Like many youngsters of his day, Marcellin Champagnat did not attend school regularly; the French Revolution wreaked havoc on civic life in that period.  Although gifted with natural intelligence, Marcellin’s lack of formal education caused him to struggle as a seminarian.  From those difficulties sprang his educational philosophy,

“To educate children you must love them and love them all equally.”The Marist Brothers (

This Golden Rule for Marist Educators (In the Footsteps of Marcellin Champagnat) forms the cornerstone for Pastoral Care at Marist College Ashgrove.

From Champagnat’s educational philosophy flows the particular characteristics of the Marist style of educating: presence, simplicity, family spirit, love of work, and following the way of Mary (In the Footsteps of Marcellin Champagnat).

Whilst all five pillars are important in the overall education of young people, presence is central to our approach to Pastoral Care, because as Marists (In the Footsteps of Marcellin Champagnat):

  • We educate above all through being present to young people in ways that show that we care for them personally.  We make time for them beyond merely professional contacts, getting to know each one individually.  We seek to establish relationships with them, founded on love, which create a climate for learning in an educational setting, for passing on values, and for personal growth.
  • We seek to immerse ourselves in the lives of the young.  We create opportunities to become involved in their lives, and welcome them into ours.  In school ministry, we seek to extend our presence through free-time, leisure, sports and cultural activities, or whatever means offer themselves.
  • Our way of being present in institutional settings seeks to be neither obsessively vigilant nor negligently laissez-faire.  In a respectful way, we try to be firm and demanding with them, while remaining optimistic and focused on their personal growth.
  • Through our way of being attentive and welcoming, of listening and engaging them in relevant and appropriate dialogue, we earn the trust of young people and foster their openness.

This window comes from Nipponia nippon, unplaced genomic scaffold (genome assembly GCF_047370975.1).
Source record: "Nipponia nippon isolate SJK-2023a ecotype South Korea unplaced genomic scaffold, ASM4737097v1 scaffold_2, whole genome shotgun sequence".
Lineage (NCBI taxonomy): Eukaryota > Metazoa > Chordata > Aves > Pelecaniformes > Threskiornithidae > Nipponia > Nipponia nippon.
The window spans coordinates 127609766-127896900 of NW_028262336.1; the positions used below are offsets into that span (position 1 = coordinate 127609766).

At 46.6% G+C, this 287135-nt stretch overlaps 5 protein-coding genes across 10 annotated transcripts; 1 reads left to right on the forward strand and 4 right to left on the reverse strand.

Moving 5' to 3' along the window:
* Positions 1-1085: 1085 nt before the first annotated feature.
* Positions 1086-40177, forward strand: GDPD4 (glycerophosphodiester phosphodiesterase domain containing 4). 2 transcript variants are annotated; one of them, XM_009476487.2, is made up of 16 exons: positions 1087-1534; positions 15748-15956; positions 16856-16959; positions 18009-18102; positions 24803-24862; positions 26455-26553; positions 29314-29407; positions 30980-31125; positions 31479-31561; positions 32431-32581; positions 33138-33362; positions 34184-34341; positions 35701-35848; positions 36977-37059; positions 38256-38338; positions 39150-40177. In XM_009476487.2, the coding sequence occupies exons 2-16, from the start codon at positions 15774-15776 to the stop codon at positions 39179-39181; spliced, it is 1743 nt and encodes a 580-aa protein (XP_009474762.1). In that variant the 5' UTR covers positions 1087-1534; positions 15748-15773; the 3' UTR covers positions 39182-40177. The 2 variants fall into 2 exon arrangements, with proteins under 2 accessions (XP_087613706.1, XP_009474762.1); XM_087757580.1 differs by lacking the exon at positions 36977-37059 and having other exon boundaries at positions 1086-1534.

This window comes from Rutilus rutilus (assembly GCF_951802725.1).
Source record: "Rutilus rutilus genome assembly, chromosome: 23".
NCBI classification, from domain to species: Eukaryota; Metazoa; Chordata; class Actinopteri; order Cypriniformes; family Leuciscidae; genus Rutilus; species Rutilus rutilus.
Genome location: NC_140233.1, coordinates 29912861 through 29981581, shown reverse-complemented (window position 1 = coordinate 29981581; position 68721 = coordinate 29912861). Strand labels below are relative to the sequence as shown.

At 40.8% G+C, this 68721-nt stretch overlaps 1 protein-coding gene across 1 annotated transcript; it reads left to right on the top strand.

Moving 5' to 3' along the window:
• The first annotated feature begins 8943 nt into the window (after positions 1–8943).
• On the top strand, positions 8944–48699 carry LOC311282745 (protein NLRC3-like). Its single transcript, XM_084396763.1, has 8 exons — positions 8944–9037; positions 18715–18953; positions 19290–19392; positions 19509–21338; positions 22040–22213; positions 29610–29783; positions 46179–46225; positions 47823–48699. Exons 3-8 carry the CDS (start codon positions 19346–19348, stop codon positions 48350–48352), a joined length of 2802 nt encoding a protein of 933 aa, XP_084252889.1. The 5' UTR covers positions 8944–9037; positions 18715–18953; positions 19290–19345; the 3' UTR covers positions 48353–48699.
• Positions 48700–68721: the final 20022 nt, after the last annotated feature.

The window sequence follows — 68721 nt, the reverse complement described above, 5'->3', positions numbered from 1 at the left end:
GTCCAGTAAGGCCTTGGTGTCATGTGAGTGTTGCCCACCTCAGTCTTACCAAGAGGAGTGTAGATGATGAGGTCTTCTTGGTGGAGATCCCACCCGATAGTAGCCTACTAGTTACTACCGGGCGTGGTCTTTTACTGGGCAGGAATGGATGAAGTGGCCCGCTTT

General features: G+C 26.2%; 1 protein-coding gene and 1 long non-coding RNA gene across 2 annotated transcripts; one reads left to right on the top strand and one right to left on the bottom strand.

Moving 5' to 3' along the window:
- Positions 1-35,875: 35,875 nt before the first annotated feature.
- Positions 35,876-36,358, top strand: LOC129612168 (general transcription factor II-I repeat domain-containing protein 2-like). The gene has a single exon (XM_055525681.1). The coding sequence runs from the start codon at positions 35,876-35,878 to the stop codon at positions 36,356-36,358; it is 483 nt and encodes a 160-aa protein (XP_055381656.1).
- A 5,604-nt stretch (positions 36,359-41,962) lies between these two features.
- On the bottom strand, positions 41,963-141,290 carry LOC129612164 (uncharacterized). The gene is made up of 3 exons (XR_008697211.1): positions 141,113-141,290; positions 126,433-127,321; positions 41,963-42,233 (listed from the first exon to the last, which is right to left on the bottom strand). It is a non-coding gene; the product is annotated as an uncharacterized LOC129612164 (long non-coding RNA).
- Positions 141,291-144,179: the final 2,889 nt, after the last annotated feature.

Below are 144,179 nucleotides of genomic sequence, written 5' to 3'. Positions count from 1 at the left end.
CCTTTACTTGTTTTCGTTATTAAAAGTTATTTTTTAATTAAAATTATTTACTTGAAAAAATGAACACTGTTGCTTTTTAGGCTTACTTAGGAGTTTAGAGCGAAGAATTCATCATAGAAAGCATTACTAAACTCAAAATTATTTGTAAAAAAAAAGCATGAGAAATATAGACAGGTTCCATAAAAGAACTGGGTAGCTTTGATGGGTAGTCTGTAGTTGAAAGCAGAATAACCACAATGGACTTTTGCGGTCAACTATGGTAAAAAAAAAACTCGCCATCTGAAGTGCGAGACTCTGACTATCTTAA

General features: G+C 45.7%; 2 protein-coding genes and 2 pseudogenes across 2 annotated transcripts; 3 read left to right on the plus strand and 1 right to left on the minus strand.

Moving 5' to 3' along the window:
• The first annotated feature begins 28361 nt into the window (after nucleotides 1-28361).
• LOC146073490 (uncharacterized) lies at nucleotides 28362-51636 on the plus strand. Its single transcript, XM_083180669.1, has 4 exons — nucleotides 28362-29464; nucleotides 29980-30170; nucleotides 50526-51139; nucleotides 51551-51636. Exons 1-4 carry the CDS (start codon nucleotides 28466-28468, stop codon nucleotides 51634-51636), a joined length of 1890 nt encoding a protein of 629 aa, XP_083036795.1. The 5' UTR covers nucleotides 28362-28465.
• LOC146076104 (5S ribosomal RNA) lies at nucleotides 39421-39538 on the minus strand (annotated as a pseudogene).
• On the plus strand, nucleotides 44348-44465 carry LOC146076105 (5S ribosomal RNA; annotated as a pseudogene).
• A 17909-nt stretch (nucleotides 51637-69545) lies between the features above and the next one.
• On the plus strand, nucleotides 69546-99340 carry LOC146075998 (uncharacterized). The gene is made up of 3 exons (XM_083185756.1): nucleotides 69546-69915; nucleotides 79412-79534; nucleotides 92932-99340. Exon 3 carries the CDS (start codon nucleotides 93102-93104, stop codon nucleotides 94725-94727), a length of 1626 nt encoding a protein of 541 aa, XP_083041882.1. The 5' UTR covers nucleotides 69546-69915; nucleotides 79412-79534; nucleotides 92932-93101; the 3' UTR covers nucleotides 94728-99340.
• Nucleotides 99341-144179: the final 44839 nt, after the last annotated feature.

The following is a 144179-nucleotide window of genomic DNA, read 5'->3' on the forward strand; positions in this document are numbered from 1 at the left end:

• Wherever we are, we undertake to build community.  Each person should feel at home among us. A warmth of welcome, acceptance and belonging should prevail where everyone has a sense of being valued and believed in, regardless of their role or their social standing.

Pastoral Care at Marist College Ashgrove embraces more than the giving of well prepared, thought provoking and stimulating lessons. It means being concerned for the total wellbeing of students, and with the development of the whole person.  The philosophies underpinning pastoral care, the active pursuit of programs and practices aimed at promoting and supporting wellbeing and school ethos, the climate and atmosphere in which students and staff learn and work, are complementary and are reflected in the College Identity Framework. (Guidelines for Pastoral Care in Catholic Schools)

Through explicit Pastoral Care philosophies, programs and practices we hope to educate young men in the way of Marcellin Champagnat so that they have the courage and confidence to develop traits similar to those modelled by Marcellin himself as outlined in the Being section of the College’s Identity Framework.

Pastoral Care is a strong feature of the College’s support of students.  Students are guided by their Heads of House, their pastoral group teacher, their boarding supervisors, curriculum leaders and their teachers. Two counsellors are also available to support students.